In February this year, a rendition of folk song Ya Tuli Khanjar was released on YouTube by Music Therapy. The duo composed the music for the video song which was entirely shot in Kashmir.

The style of the music reflects that these musicians follow the lines similar to the global underground music scenes: MC Kash’s pure rap in I protest; Alif and Kash’s Like a Sufi is a blend of traditional folk and English rap; Yawar Abdal’s Tamana is rock based; Tanveer Ali’s Gasti Visye romantic folk on guitar; Alif’s Cheerith is a fusion of romantic folk and rock; Ali Saifuddin’s Chol Hama Roshay is folk song on guitar.

The style of sound and lyrics of most of the music emerging from the scene also shows these musicians are involved in art for a reason which has got little to do with entertainment. As the name of album RebelRepublik, MC Kash released in 2012 suggests its songs are political.

Other than politics, Sufism is a dominant theme. “For me, it’s still more than [entertainment] and always will be, that is why with Alif we always wish and desire to talk about something which makes sense to us, not just for the sake of it,” Mohammad Muneem says.

 “One can really use the internet to reach out to an endless number of ways. But one thing that has not changed despite the internet is how your music and your work touches people. It still works the same way,” Muneem makes on observation on the influence of the internet. “I would have enjoyed more of music being absorbed the way it was absorbed in old days.”

But the traditional string has not died at all. The busy street of Maharaja Bazar, Srinagar, bustle with the voice of Rashid Hafiz who brings to life the legendary Sufi poets; Shams Faqeer, Wahab Khar, Neam Sahib, Sotchkral, Rehman Dar, Prakash. The sound emanates from huge stereo placed on a stall of cassettes and CDs at the entrance of small lane which winds into the interior of the market.  The stall functions as a shop of 38-year-old Mushtaq Ahmad. He has set up the stall twenty two years ago where he has been selling cassettes of traditional Sufi folk music.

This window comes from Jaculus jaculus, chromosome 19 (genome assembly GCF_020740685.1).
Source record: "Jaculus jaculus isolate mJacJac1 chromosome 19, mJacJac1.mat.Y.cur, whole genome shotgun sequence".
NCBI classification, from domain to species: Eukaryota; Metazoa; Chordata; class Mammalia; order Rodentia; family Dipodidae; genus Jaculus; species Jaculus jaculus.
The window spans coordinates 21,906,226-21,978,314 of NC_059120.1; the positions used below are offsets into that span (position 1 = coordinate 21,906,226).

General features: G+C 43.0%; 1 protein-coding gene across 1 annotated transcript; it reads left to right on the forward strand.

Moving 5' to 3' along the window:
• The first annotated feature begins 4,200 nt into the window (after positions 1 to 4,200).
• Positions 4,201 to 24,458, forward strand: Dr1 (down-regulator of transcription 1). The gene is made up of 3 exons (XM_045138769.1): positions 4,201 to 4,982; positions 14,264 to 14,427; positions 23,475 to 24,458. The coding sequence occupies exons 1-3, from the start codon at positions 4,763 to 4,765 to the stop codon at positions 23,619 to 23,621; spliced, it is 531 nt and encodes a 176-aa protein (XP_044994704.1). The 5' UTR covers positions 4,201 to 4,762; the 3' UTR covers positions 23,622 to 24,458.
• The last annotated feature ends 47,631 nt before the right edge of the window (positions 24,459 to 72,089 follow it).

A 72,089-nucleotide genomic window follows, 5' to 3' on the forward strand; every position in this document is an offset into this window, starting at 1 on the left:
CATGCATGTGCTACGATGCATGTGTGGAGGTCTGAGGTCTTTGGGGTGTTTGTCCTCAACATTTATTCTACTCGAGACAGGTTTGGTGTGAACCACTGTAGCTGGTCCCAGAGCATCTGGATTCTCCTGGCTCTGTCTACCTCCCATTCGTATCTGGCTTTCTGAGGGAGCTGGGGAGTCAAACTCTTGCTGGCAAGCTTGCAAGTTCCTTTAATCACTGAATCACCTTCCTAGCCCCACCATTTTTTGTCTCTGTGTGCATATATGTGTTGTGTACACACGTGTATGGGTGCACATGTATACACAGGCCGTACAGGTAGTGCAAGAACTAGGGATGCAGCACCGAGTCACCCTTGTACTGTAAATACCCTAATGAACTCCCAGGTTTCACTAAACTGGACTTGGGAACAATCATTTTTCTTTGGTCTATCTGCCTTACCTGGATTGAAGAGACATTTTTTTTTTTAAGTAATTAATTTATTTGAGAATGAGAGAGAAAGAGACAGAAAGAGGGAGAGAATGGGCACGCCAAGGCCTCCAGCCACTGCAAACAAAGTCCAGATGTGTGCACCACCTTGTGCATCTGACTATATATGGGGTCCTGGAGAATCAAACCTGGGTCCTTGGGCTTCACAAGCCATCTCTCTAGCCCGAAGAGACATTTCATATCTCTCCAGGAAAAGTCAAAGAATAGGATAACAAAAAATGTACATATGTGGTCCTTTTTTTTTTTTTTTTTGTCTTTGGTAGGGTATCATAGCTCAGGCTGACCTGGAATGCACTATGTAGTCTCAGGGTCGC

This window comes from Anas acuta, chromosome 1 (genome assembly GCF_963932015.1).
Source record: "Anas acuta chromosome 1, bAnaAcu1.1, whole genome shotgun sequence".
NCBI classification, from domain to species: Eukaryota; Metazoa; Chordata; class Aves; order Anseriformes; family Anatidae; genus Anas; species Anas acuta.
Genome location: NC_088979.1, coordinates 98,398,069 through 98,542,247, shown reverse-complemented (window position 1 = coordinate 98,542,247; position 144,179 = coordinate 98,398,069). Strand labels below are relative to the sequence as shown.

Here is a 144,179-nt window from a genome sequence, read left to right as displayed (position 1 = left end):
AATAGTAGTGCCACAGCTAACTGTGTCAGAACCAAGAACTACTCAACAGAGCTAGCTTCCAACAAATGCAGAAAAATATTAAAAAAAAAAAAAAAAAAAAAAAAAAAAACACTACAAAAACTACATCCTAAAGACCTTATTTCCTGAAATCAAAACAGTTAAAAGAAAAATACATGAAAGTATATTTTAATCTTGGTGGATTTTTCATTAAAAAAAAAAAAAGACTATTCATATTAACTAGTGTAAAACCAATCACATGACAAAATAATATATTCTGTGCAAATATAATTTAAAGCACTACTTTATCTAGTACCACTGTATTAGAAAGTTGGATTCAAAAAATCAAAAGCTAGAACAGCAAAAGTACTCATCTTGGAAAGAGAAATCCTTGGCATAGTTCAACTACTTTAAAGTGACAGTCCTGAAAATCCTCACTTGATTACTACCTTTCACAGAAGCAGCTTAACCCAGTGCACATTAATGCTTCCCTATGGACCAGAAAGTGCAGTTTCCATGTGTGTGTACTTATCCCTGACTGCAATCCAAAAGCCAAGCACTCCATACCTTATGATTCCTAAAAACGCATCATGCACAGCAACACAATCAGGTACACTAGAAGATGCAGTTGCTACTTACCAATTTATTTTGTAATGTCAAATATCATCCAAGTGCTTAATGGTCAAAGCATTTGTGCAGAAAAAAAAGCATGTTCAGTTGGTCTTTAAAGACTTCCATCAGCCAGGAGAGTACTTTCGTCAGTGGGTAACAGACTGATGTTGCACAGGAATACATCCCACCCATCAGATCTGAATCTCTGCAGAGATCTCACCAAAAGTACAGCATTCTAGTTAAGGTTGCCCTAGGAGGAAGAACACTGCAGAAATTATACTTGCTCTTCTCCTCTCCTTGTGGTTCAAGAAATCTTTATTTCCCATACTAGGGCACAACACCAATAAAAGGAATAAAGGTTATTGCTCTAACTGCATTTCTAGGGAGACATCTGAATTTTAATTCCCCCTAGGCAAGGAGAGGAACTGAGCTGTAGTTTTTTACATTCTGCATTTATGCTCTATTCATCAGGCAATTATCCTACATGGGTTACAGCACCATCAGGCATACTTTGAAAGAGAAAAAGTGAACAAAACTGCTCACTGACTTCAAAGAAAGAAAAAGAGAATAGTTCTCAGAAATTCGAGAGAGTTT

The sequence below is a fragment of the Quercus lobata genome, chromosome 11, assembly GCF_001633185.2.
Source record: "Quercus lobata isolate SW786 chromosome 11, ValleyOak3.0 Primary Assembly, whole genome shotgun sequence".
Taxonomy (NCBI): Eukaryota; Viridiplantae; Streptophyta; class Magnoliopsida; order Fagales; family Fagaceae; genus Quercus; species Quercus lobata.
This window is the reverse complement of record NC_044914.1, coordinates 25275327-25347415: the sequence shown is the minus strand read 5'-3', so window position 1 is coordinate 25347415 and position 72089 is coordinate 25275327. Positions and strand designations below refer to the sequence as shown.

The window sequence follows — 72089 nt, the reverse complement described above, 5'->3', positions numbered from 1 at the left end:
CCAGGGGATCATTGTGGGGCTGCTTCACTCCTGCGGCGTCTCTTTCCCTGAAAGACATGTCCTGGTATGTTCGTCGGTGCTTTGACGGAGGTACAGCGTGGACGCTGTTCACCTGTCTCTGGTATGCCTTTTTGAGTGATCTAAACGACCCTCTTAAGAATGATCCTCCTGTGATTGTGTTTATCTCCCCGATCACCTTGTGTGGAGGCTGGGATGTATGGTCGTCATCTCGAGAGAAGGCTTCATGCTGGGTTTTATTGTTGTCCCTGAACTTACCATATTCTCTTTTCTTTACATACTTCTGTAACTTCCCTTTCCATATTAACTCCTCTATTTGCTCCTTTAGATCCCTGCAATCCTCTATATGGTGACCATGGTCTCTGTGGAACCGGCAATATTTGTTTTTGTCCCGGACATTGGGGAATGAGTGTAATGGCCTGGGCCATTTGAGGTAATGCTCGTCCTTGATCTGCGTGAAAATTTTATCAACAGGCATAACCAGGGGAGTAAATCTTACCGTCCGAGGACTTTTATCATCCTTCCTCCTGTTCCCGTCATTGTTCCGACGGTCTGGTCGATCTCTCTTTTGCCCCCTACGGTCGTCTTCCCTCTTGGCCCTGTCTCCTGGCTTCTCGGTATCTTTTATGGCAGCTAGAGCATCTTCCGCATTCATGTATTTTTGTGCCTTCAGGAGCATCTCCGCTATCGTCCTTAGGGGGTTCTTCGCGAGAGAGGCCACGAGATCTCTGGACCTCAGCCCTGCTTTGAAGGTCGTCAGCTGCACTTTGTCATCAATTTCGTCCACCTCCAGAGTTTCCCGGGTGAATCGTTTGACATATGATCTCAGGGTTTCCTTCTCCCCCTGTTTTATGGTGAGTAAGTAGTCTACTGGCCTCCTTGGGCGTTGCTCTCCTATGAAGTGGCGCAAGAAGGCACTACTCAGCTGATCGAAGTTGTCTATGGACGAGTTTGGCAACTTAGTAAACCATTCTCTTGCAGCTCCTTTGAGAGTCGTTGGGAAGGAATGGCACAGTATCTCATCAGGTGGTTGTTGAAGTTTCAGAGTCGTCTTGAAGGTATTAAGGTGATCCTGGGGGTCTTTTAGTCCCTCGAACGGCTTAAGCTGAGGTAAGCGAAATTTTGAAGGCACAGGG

Aabha Hanjura

Despite the internet, his business has survived. This is due to the fact that the traditional Sufi singers remained aloof from the internet. They continue to perform in mehfils or at radio Kashmir and on DD.

Mushtaq attends these mehfils to record these singers and sell the music in form of cassettes, CD disks or in memory cards. The lovers of the music pour in at his shop from far off places.

 “This music is not available online. There are some songs here and there but only at our shop you will get the full mehfil,” says 20-year-old Abrar Nabi who has come to the stall from Kangan.

Earlier, Mushtaq says there were many shops selling these cassettes and CDs but for past many years, most of them have shut their business as there is a decline in listenership. “Now only the Sufi inclined minds, mostly elders, buy the music here,” he says. “In Srinagar, there is another stall in Batmaloo that is still running.”

When MC Kash released his album in 2012, it was available for free to the audience. He had invested in the making of the album but earned nothing after release. Kashmir society is not yet ready to buy music online, says Kash. “The lack of revenue generation online hinders the growth of a musician which in turn affects the scene in general.”

Kashmir does not have a culture of organised concerts where people would buy tickets. This trend was over with the closure of cinemas halls. At events, performing artists are sponsored by the organisers, usually the government.

MC Kash says the fall of old folk art forms Ladi Shah and Band Pather were the result of state patronage to art that harms it. “The government backing compels artists to refrain from political themes and forces them to stage shows on unpopular and traditional themes which lack relevance to society,” He said. “Due to lack of societal support it forces many enthusiasts to quit and move to other fields to eke out a living.”

There is an intense debate on the music produced outside Kashmir. Ali Saifuddin says that someone moving out of Kashmir for making Kashmiri music does no more remain part of Valley’s music scene. But what is common among all these musicians is that all of them find an audience in Kashmir even if the style and nature of their music are somewhere rooted in Kashmir.